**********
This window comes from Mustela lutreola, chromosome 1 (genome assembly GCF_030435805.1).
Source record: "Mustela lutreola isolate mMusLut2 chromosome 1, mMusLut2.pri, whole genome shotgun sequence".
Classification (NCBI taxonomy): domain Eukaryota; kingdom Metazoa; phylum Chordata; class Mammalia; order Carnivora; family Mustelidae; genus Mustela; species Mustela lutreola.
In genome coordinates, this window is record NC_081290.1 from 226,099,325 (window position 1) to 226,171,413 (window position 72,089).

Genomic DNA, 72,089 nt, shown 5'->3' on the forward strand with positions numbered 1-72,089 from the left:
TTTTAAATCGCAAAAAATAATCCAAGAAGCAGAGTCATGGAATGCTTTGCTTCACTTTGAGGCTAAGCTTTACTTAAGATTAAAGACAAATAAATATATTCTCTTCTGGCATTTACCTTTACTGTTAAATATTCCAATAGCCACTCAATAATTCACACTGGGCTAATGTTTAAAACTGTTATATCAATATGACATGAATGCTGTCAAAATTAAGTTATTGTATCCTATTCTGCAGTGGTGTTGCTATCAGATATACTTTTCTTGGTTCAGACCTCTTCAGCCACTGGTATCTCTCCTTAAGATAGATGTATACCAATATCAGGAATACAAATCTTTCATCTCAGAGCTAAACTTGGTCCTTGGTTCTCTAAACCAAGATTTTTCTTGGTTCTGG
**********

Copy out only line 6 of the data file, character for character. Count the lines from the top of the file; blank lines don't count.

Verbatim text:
TTTTAAATCGCAAAAAATAATCCAAGAAGCAGAGTCATGGAATGCTTTGCTTCACTTTGAGGCTAAGCTTTACTTAAGATTAAAGACAAATAAATATATTCTCTTCTGGCATTTACCTTTACTGTTAAATATTCCAATAGCCACTCAATAATTCACACTGGGCTAATGTTTAAAACTGTTATATCAATATGACATGAATGCTGTCAAAATTAAGTTATTGTATCCTATTCTGCAGTGGTGTTGCTATCAGATATACTTTTCTTGGTTCAGACCTCTTCAGCCACTGGTATCTCTCCTTAAGATAGATGTATACCAATATCAGGAATACAAATCTTTCATCTCAGAGCTAAACTTGGTCCTTGGTTCTCTAAACCAAGATTTTTCTTGGTTCTGG